Students at my former school had the opportunity to participate in the youth-led social movement Fridays for Future, which gave them chances to develop their civic identities and commitment to sustainability. If you do no have an official Fridays for Future gathering in your area, you can join the movement by registering or create your own civic engagement experience by having students design their own march signs. Select a natural resource in your community and use words, images, and colors to express why it needs to be protected.

The Girl Who Thought in Pictures Book Cover

Careers in STEM

This domain aims to inspire every young reader to consider the possibilities of a career in one of the science, technology, engineering, and math (STEM) fields.

Books are an excellent way to introduce students to the myriad of careers in STEM. A biography written in rhyme, The Girl Who Thought in Pictures: The Story of Dr. Temple Grandin, written by Julia Finley Mosca and illustrated by Daniel Rieley, shares the story of a modern science hero, Dr. Temple Grandin, who was diagnosed with autism at a young age and overcame obstacles to earn degrees in animal science and engineer more humane livestock systems.

It is inspiring to read about historical figures who are pioneers in STEM careers, and it can be even more inspiring to meet them in real life. Reach out to your students’ families or local community members who work in STEM fields to come talk to your students and answer their questions. We had the opportunity for the construction team who were building our local playground to come talk to the middle school students. Like Dr. Temple Grandin, the lead engineer of the playground project shared her experiences of being a woman in a male-dominated profession and wanted each middle school girl to know that she could pursue a career in STEM.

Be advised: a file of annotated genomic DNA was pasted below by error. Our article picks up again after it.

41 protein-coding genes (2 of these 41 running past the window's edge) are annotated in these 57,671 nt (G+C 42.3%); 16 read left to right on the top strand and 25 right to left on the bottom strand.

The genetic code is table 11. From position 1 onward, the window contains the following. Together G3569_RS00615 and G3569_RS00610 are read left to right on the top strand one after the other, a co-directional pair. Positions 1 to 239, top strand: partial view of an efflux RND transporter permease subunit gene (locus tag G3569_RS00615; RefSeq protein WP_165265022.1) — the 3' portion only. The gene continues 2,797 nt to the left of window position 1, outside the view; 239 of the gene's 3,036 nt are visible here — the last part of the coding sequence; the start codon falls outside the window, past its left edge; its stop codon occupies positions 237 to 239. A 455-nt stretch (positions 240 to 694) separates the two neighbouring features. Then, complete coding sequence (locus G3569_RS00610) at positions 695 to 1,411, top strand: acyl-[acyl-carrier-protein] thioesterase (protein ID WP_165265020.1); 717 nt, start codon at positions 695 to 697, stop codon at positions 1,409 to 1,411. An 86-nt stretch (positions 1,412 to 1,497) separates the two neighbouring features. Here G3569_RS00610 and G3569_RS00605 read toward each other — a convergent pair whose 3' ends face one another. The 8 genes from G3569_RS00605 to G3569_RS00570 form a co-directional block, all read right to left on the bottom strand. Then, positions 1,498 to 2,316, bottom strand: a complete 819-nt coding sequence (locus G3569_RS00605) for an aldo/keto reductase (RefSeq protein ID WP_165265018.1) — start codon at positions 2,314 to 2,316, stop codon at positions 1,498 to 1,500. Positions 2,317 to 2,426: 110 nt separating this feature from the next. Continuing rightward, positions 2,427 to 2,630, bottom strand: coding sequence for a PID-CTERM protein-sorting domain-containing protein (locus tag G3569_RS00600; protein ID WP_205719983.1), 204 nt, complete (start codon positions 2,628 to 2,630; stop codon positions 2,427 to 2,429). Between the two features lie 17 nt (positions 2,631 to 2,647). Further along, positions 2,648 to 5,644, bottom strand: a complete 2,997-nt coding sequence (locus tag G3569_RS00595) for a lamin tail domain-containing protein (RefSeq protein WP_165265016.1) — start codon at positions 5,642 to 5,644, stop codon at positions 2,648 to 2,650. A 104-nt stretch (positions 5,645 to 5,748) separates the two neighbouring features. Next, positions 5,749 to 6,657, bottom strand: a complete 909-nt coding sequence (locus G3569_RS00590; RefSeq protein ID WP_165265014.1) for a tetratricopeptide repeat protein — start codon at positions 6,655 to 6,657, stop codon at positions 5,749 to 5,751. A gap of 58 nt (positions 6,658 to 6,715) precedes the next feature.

In these ways, books act as launching points for creating robust outdoor learning activities – whether you’re in a rural, urban, or suburban setting – that can support social-emotional well-being, enhance the curriculum, and expand students’ perspectives on shared responsibility for our planet. It is in books and outdoors that we can create a more sustainable future.


Chen, Y.S., Kao, T.C., and Sheu, J.P. (2005). “Realizing Outdoor Independent Learning with a Butterfly-Watching Mobile Learning System.” Journal of Educational Computing Research, 33 (4), 395-417.

Fisher-Maltese, C., and Zimmerman, T. D. (2015). “A Garden-Based Approach to Teaching Life Science Produces Shifts in Students’ Attitudes towards the Environment.” International Journal of Environmental and Science Education, 10 (1), 51-66.

McClain, L. R., and Zimmerman, H. T. (2014). “Prior Experiences Shaping Family Science Conversations at a Nature Center.” Science Education, 98 (6) 1009-1032.

Riley, K., and Proctor, L. (2021). “A Physical Education/Environmental Education Nexus: Transdisciplinary approaches to curriculum for a sense of belonging.” Australian Journal of Environmental Education, 1-12. Tan, T.H., Liu, T.Y., and Chang, C. C. (2007). “Development and Evaluation of an RFID-Bbased Ubiquitous Learning Environment for Outdoor Learning.” Interactive Learning Environments, 15 (3), 253-269.

Erin Bailey smiles in front of a green background. She is the Director of Programs and Content at Reading Is Fundamental.

Dr. Erin Bailey is a former classroom teacher and literacy specialist. She currently serves as the vice president of literacy and content at Reading Is Fundamental. Her research explores learning through informal spaces such as public gardens, art museums, and social movements.